Southern Scotch

Southern Scotch

Tuesday, December 31, 2013

The Day My House was Set on Fire: Part 2

When you've rummaged through the ashes, saving the little you're able to save, you're entitled to sit down and have a good cry.

Then you need to make a decision as quickly as you can: Do you have enough strength and material to rebuild where you stand? Or do you choose to move along and build a new house somewhere else?

I had lost the only copy of a completed manuscript ready to send to my betas. I still had the nearly illegible hand-written first draft. And if that was all I had, I believe I might have abandoned the book--because I was also without a computer for now, relying on one-hour sessions at the library.

Luckily, I did find a saved second draft on an old flash drive. The book had been through many drafts since then, but I decided quickly:
--I had the strength to work from this.
--I'd recover mentally what I could recall and re-imagine wherever I had to.
--I'd work the way I used to work before I owned a computer.

Strategy:
1) I printed out batches of pages from the flash drive. And since computer time was limited, I returned to the style of my youth: using various colors of ink to signal the different drafts of each page. Before typing anything I would do at least six drafts.
2) I would not obsess over total recall. I would begin by accepting that I could never recover exactly the version that I lost. In the end, life willing, I'd produce a better book.

Progress report: I'm now 1-2 weeks from sending my beta readers the first 100 pages of the Recovery Copy.

My spirits are high. And I will keep you posted!

Thursday, December 26, 2013

The blog is still in business!

A recent laptop crash resulted in the loss of my book in progress--and restricted my online access. So though I'm still very much in business, my online time is shorter.

Drop by on Monday for an update on the manuscript recovery's progressing--and how I'm learning to sleep in the nude when my poor house is in ashes.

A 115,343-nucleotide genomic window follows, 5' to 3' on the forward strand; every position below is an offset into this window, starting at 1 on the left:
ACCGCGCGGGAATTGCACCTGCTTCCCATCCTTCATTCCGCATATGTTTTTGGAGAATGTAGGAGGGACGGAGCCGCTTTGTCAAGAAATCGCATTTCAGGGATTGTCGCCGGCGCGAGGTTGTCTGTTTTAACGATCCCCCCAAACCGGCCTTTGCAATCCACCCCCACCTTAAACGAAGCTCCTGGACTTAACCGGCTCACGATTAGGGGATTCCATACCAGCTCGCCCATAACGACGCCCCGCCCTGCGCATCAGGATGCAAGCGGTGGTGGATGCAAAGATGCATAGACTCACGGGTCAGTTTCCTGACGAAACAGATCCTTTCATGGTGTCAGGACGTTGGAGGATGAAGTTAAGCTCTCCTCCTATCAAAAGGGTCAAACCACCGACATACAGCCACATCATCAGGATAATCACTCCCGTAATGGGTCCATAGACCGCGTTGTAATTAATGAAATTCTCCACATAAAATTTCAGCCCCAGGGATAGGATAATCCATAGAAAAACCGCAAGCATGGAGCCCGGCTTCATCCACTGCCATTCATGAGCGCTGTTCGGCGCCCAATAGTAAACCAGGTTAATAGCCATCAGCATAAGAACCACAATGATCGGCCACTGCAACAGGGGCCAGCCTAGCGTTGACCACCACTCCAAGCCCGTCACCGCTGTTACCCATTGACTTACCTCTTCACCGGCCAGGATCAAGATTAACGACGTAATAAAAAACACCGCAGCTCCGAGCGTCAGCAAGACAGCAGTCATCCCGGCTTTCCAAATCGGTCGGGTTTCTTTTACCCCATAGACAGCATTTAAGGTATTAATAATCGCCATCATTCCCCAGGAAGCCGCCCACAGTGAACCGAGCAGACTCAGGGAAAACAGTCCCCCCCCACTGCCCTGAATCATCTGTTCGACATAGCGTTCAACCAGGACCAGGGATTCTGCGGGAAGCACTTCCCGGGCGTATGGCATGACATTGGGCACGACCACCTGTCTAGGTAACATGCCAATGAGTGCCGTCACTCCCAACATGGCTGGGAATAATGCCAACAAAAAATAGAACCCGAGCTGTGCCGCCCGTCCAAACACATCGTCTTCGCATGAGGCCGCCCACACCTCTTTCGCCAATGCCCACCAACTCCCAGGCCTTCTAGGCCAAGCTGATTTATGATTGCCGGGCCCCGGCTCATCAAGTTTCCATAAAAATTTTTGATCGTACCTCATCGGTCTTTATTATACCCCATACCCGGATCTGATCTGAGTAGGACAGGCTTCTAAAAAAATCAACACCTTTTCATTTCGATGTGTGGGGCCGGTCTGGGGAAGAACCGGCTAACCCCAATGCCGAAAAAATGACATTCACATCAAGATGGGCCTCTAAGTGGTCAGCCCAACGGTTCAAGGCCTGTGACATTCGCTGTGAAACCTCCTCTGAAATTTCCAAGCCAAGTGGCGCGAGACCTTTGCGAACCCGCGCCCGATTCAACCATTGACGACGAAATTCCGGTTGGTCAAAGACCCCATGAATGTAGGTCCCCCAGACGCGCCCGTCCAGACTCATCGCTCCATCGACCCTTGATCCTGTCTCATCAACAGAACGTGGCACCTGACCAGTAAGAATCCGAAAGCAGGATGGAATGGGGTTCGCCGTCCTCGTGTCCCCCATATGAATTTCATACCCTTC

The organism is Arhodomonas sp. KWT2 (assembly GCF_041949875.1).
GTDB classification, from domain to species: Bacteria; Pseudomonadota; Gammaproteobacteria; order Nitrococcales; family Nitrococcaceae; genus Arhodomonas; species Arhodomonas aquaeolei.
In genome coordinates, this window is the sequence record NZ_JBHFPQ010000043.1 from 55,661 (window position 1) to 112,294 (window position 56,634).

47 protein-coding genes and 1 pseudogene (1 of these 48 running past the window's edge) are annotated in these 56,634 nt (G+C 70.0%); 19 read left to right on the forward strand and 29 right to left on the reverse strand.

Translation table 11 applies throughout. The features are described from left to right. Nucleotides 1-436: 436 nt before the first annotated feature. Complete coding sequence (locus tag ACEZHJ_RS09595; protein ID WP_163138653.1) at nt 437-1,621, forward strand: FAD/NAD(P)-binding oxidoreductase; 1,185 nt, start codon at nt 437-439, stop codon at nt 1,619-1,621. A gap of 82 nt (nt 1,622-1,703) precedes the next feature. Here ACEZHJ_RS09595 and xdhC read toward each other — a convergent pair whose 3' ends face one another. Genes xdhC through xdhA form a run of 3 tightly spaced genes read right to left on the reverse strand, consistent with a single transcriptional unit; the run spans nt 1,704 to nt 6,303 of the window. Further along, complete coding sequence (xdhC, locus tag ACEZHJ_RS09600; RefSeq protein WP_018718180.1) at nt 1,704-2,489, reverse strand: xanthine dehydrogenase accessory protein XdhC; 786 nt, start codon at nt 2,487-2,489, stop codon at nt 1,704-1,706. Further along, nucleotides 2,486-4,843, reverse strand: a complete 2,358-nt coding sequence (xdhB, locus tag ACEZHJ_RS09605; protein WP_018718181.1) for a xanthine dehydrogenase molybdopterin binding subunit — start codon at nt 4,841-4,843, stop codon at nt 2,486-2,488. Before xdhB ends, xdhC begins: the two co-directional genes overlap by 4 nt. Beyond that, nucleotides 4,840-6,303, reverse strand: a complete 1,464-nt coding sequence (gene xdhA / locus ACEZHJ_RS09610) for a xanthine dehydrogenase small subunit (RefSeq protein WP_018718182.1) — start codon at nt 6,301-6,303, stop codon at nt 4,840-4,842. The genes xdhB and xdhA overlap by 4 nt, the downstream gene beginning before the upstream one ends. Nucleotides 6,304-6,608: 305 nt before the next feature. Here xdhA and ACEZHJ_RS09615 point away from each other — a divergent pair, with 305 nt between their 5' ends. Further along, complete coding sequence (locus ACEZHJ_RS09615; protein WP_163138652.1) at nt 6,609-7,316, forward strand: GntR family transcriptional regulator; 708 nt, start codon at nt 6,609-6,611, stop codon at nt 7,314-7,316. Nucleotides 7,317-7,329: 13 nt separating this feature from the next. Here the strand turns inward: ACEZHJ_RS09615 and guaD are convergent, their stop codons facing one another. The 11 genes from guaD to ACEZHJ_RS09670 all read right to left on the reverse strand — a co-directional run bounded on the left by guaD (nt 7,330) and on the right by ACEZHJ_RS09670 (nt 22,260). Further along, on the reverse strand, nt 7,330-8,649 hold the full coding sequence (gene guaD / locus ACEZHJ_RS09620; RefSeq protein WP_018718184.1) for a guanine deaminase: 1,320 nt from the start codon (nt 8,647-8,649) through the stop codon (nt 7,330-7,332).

Till then, may the fours be with you--and the threes and twos!

Sunday, December 15, 2013

The Empty Restaurant Syndrome: Or Eat Here Before We All Starve!

My latest post on Authors Electric discusses ways of beating The Empty Restaurant Syndrome: the natural reluctance to enter empty places...or read unreviewed books.

It's never easy but with careful strategy, you can whip the ERS.

http://tinyurl.com/mycuwxj


Saturday, December 14, 2013

The Day My House was Set on Fire: Part 1

Disaster can strike in the time that it takes to move from one table to another one in Starbucks. Five minutes after booting up my laptop, my favorite table opened. I shut down...moved over...and got the Blue Screen.

With time and persistence and pluck, I can retrieve most of the files that I lost--except one: I'd failed to make a backup copy of my work in progress. And I was just days away from sending the 'show copy' to my beta readers.

I did find a saved second draft on a flash--but this was from a half-year ago and the book had been through many drafts since then.

The work I faced was staggering--assuming that I could remember enough of my changes to start.

Also, I had a new challenge:  once again I'd been left without a laptop, having to rely on one-hour sessions on library computers. I felt tempted to quit--and yet I had to try before abandoning what I believed was the best of my Boss MacTavin novels.

I had proven persistence and pluck. But I had no strategy for coping with computer time restraints.

So, that became the first all-important step.